Whether it was cause or effect I'm not sure, but our guided tour of C.S.-Lewis's-Oxford-along-with-mentions-of-Tolkien-whenever-they-happened-to-fit-in pretty handily eliminated anything specifically, well, you know, Catholic.

He brought up Bloody Mary while showing us the monument dedicated to Oxford's (Protestant) martyrs. Although the "other side" isn't being executed these days, we didn't see a monument dedicated to those who were.

England's certainly not the only place where government's involved in religion. While I was writing this essay there was a news report that the Spanish government might decrease (not eliminate) the amount of monetary support it was giving to the Catholic Church. Maybe the U.S. is more unusual than I imagined in not having a state religion, but I think it's a better arrangement for both the winners and the losers. The purpose of the Bill of Rights is to protect the rights of groups that find themselves in the minority: such a good idea in a democracy that some states refused to ratify the Constitution if it wasn't added. This means the majority can't rule everything. We have a lot of experience with "The winners write the history books," though; Ken Burns's marvelous historical series that ran on PBS wasn't called The War Between the States.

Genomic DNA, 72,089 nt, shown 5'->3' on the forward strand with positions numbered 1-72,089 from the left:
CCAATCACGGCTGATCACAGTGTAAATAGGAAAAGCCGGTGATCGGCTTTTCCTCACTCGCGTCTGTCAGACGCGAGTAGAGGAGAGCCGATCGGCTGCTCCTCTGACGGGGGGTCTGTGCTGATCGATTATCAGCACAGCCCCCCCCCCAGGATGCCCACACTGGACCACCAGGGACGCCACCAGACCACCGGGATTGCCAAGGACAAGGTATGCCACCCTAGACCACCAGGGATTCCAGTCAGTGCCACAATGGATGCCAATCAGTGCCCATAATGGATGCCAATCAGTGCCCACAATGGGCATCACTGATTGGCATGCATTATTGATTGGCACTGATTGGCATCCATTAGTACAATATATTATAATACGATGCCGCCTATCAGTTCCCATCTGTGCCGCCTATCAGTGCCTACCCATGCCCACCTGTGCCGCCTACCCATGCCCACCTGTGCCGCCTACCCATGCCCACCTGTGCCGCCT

We also know how history doesn't behave itself and stay in the past where it belongs. If it did, we wouldn't need affirmative action and Native Americans wouldn't be living on reservations. As Tolkien incorporated so well into his own cosmos, you can't disconnect the present from the past without disconnecting from much of the truth. On the specific topic of this essay, I was reading a current British magazine recently and was surprised to see an exchange in the "Letters to the Editor" concerning the property seized from the Catholic Church during the Reformation and never returned. Not that I was surprised it hadn't been returned, but I was surprised to see letters still talking about it this many centuries later. (as I recall, one letter writer complained about how poor the upkeep was on some historical places, and another writer replied, basically, "Well, if you'd let us keep them...")